The McCains fought in front of others, during small meetings and before large events, to the amazement and discomfort of the staff. Things could escalate quickly. She cursed him; he cursed her. She cried; he apologized. Cindy fought back too. I never wanted you to run for this, she said. You ruined my life. It’s all about you. When it came time to film campaign videos of the couple, the camera crews had to roll for hours to capture a few minutes of warmth. (p. 279-280)
Cindy’s alleged affair
In the spring of 2007, whispers from Arizona reached Salter and Weaver that Cindy had been spotted at a Phoenix Suns basketball game with another man. The man was said to be her long-term boyfriend; the pair had been sighted all over town in the last few years.
McCain appeared distraught, but not surprised. He seemed aware of the situation, and, incredibly, suggested it was a matter he preferred to be dealt with by staff….McCain called his wife….You’ll have to come out on the road with me, he told her. You’ll have to travel more now. People will need to see us together. (p. 281)
Visiting a campaign office and seeing it packed with people: “What the f*** are all these people doing here?” he yelled at his campaign manager. “Where are we getting the money to pay for all of this? What is it they do? Get rid of half of them.” Not long after, McCain examined the personnel lists, looking for cuts, and grew incensed. “Why do we need all these people? Who are these f***ing Bush people? Where is the f***ing money? (p. 278)
“We started too f***ing early. We should have waited. I shouldn’t be running right now.” (p. 279)
After several staffers quit: “I guess I should have never f***ing run. I’m gonna do what I need to do, everything I need to do, and then we’ll probably lose.” (p. 285)
Lindsey Graham predicts victory the night of the primary. McCain snarled, “Don’t say that, you don’t know that. Shut-up.” (p. 312)
At a scheduling meeting to discuss Meghan’s graduation, McCain learned that the commencement was a multiday affair that would require him to make several round trips to New York. “How many f***ing times to I have to go to f***ing New York this week?” he yelled. “How many f***ing times can you f***ing graduate from f***ing Columbia?” (p. 283)
Remarks about conservatives like Rush Limbaugh and people at his town halls when his advisors suggested he tone down his amnesty position: “They’re going to destroy the f***ing party…Why would I want to be the leader of a party of such a**holes?” (p. 284)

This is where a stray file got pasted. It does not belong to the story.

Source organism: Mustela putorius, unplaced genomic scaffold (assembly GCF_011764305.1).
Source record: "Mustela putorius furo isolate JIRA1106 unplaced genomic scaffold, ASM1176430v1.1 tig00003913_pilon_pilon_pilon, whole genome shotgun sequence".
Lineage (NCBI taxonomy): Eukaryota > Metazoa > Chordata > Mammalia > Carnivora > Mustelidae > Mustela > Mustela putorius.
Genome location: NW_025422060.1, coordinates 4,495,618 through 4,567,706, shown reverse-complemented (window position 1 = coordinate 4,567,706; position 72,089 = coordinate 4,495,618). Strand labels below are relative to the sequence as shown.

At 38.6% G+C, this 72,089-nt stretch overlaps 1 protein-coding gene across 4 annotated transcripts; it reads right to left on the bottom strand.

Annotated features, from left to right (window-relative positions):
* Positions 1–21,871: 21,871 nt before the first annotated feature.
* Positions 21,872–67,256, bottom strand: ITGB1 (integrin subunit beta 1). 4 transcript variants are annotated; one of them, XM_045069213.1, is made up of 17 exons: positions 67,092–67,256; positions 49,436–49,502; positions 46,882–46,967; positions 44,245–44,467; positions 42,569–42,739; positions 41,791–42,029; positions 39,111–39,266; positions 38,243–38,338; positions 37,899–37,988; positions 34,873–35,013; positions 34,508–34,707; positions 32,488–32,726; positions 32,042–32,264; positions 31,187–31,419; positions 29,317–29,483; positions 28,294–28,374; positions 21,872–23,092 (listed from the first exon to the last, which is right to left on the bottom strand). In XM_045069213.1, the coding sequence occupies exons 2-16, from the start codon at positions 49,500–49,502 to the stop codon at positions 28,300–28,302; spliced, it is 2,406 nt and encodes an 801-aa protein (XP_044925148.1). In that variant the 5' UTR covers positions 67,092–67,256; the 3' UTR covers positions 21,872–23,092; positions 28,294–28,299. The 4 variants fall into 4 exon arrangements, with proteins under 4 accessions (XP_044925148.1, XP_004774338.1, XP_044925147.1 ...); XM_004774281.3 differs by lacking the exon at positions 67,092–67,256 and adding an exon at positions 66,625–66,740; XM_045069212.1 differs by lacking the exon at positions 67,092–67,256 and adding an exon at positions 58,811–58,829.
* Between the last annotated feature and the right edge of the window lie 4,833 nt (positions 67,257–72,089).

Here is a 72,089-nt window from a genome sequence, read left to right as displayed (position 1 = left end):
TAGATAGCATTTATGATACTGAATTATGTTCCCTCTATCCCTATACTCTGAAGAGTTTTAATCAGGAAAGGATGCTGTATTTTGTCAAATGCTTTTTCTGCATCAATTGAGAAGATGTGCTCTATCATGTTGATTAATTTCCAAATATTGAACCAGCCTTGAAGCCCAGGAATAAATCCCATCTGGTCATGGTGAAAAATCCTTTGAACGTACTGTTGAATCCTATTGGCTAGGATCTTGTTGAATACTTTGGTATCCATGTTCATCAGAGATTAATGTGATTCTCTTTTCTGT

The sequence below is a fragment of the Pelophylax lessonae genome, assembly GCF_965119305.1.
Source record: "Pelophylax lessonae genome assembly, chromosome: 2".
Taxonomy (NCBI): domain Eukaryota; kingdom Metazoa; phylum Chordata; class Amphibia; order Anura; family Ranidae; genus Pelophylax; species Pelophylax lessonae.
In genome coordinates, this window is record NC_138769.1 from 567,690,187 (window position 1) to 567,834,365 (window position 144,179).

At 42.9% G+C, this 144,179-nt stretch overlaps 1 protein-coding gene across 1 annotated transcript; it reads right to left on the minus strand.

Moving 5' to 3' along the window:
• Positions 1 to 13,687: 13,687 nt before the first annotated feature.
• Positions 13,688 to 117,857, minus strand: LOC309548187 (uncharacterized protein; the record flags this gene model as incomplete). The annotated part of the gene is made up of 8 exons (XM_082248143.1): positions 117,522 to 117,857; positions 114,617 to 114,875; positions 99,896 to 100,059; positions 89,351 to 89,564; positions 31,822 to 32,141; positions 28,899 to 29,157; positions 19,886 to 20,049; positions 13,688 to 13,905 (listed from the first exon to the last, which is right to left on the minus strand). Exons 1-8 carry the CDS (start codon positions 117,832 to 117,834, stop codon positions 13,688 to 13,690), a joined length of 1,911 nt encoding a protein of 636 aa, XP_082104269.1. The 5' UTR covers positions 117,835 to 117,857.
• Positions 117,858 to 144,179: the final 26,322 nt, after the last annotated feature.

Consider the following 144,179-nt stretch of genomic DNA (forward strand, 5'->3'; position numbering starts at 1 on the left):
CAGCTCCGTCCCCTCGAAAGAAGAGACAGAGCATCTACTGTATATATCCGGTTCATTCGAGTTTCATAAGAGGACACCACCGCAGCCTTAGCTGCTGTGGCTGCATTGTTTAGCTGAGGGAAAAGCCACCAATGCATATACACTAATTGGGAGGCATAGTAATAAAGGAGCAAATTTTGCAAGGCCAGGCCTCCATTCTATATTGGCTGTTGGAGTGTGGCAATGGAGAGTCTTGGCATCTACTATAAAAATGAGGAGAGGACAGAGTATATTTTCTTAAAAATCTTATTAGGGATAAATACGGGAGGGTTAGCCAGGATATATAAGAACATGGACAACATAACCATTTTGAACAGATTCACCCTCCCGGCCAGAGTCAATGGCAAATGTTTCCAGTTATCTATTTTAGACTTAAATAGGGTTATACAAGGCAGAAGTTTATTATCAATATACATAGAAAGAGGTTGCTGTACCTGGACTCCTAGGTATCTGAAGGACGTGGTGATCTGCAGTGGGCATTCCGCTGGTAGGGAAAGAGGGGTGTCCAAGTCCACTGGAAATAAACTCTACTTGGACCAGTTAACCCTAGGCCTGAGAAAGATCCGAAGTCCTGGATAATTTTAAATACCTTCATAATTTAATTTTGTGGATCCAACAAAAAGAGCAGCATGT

Prepping for a debate: “John, what is the difference between a gay marriage and a civil union?” McCain replied, “I don’t give a f***.” (p. 391)
McCain musing on what would happen if his teleprompter failed during a debate: “If that happens to me tomorrow night, we’re f***ed.” (p. 372)
McCain advisers discuss how they think Palin is mentally unstable…Some on her staff believed that Palin was suffering from postpartum depression or thwarted maternal need. (p. 400-401)
Politico reported that “a top McCain adviser” called her a “whack job.” (p. 414)
Several of McCain’s lieutenants agreed that should McCain’s electoral prospects miraculously improve and winning in November become likely, they would have to confront the nominee as he started to plan how his administration would function. It would be essential, they believed, that Palin be relegated to the largely ceremonial role that premodern vice presidents inhabited. It was inconceivable that Palin undertake the duties of a Gore or a Cheney – or that, if McCain fell ill or died, the country be left in the hands of a President Palin. Some in McCain-world were ridden with guilt over elevating Palin to within striking distance of the White House. (p. 415-416)
McCain & Hillary
All along, he believed that he would be running against Hillary Clinton – and relished the prospect. He liked Hillary, respected her, and had become friendly with her in the Senate. They had traveled to the far reaches of the globe together and enjoyed each other’s company. (The vodka shots they’d shared once in Estonia had become the stuff of lore) His disappointment when she lost was palpable. (p. 325).
This is Arizona’s last line of defense?